Go to Google. It's a good work climate. The 20% program is hot (everybody gets 20% of their work time -- i.e., one day a week) to work on their own non-billable projects), the perks are nice, and the people are sharp like the probe at the head of an electron microscope. Who cares if their stock tumbled $100.... that's more about the advertising market than about whether you'd be happy.
posted by zpousman at 7:27 AM on March 10, 2006

onward and upward, always.
posted by BillBishop at 8:36 AM on March 10, 2006

You sound like you have a decent position. Why not focus your efforts to help correct those negatives that you see? It seems like that would be a good experience, benefit you financially and professionally, and give you good interview fodder in the future.

I don't know about Google, but I do know that things are always less than shiny and good when you're on the inside and expected to work 60+ hours a week.
posted by xmutex at 9:12 AM on March 10, 2006

Errrrr...I didn't read the pros, but I read the first con, and that right there is enough to move on. Out of courtesy, I read the other cons, which were more then enough.

Start looking, even if it's not Google. Just get out of there. That's a horrible enviroment to have to curse in frustration all day long. This is the tech industry, you generally don't get downgraded for moving often. You must be thinking about the non-educated retail/food industry, where moving around looks more like you can't hold a half-decent job for any length of time.

Even if it did work that way, Google on your resume will look 100 times better then only being at a company for a year. Hell, they'll probably stop right there and talk to you about google, and not look any further. ;)
posted by Phynix at 9:23 AM on March 10, 2006

Life's too short to be angry at work. I took a paycut to work at a non-profit, and I'm HAPPY doing it, and that makes all the difference in the world. (I'm probably extending my lifespan as we speak) When it's something you enjoy it doesn't feel like work.

If you've already got 8 years at your previous job doing basically the same thing, one year at this job isn't going to seem like much. Besides, it's google! When you the chance to chase a dream, you'd regret it forever if you let it go. You'd get to make stuff that doesn't break (most of the time!) and work with some of the most brilliant software engineers in the world! Why wait?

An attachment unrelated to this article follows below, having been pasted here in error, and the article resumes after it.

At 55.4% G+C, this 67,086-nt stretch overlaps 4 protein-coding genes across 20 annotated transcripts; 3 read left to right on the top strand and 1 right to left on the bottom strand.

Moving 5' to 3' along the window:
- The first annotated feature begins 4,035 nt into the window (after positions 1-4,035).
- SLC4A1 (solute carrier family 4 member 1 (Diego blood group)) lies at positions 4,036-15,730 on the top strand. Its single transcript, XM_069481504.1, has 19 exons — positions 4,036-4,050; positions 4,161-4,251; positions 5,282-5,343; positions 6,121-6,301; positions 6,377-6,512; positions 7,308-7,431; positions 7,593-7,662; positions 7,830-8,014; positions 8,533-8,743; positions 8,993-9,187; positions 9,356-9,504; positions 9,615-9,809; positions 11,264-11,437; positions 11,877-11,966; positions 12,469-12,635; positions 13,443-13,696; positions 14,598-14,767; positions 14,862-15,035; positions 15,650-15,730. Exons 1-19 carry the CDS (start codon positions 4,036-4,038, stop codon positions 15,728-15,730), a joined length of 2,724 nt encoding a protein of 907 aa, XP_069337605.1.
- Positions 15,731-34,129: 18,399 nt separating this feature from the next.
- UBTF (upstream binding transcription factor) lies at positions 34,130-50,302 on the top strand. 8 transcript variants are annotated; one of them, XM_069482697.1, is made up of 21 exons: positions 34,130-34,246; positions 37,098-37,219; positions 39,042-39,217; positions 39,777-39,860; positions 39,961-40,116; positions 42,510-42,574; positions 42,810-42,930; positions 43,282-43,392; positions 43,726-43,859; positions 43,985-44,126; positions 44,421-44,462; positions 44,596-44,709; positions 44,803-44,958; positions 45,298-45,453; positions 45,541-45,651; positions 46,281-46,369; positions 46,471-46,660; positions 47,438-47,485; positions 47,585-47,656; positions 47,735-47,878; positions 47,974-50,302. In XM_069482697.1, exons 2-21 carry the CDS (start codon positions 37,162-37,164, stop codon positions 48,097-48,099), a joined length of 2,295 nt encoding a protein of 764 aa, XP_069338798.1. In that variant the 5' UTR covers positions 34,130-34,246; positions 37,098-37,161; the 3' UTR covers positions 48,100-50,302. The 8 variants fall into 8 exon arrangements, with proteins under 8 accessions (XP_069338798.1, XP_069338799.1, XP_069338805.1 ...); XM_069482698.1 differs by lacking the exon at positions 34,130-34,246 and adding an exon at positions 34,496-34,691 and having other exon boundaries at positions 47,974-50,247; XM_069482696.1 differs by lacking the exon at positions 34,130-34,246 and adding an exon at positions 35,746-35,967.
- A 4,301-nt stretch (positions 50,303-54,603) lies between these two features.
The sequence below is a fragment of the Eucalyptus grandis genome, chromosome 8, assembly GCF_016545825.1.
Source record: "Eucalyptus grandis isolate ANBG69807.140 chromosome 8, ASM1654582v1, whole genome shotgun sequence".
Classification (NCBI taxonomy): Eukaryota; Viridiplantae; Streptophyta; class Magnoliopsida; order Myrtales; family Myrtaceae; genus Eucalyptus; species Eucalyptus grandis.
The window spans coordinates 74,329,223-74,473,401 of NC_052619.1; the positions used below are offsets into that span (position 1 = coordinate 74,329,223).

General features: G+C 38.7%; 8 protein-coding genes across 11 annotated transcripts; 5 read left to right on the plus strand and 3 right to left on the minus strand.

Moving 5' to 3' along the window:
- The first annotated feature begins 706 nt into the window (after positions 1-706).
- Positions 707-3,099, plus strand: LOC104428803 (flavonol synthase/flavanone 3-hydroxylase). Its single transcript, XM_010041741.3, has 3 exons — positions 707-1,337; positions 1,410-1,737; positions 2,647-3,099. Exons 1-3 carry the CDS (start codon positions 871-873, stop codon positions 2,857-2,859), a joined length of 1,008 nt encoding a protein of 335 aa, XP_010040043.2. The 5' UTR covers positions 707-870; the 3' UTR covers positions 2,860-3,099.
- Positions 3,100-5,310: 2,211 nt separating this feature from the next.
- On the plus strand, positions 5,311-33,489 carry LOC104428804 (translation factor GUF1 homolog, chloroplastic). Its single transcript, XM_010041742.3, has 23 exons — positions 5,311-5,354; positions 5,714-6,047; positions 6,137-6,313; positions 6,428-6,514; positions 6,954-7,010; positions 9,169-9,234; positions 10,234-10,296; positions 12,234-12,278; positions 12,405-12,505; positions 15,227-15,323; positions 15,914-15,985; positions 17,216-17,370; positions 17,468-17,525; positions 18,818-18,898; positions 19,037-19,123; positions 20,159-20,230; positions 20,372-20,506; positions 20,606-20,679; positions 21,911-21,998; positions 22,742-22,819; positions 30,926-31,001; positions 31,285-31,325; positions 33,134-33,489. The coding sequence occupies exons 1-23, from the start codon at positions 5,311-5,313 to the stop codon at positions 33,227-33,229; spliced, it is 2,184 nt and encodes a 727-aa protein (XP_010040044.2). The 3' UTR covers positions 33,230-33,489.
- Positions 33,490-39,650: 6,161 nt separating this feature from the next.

posted by Sallysings at 9:34 AM on March 10, 2006

Name me one software engineer who had a job where they weren't frustrated at least some of the time, and let me know what company they work for. On the other hand, frustrated *all* of the time is definitely a red flag. Just keep in mind that "the grass is always greener" and all that.
posted by matildaben at 9:50 AM on March 10, 2006

FWIW, I don't know much about being a software engineer, but I know this: The things I regret most are things I didn't do.
posted by willpie at 10:30 AM on March 10, 2006

How long do you want to stay angry? If you don't like your situation, change it. I will never regret leaving my previous job. It stressed me out and made my life miserable. It wasn't worth it. I love the job I have now.

Go for the Google job. You'll never know what it is like if you don't do it.
posted by spakto at 11:00 AM on March 10, 2006

Go, if for no other reason than your negative feelings towards your (soon to be former) company are contagious to your cow-orkers and probably aren't helping them.
posted by aberrant at 11:56 AM on March 10, 2006

Google is having growing pains. They show no sign of falling apart, just losing some of their shiny luster. If it's your dream job, you should do it. Working with really smart people will make you smarter, and you'll have fun.

As far as the money goes, Google's been public for only a short while. Original employees and investors in Microsoft got really rich. While the next tiers of employees and investors did not become as rich, they did really, really well.

Leave on really good terms, especially not burning any bridges. Make sure your boss and coworkers know how much you like and respect them. If Google turns out to be not a good place for you, you'll be able to use them to network your way into your next job, or possibly return.
posted by theora55 at 12:35 PM on March 10, 2006

Anon, I got emailed by a MeFite who is a software engineer at Google who would be happy to talk about his/her job with you. Email me and I'll put you two in touch.
posted by jessamyn at 7:58 PM on March 11, 2006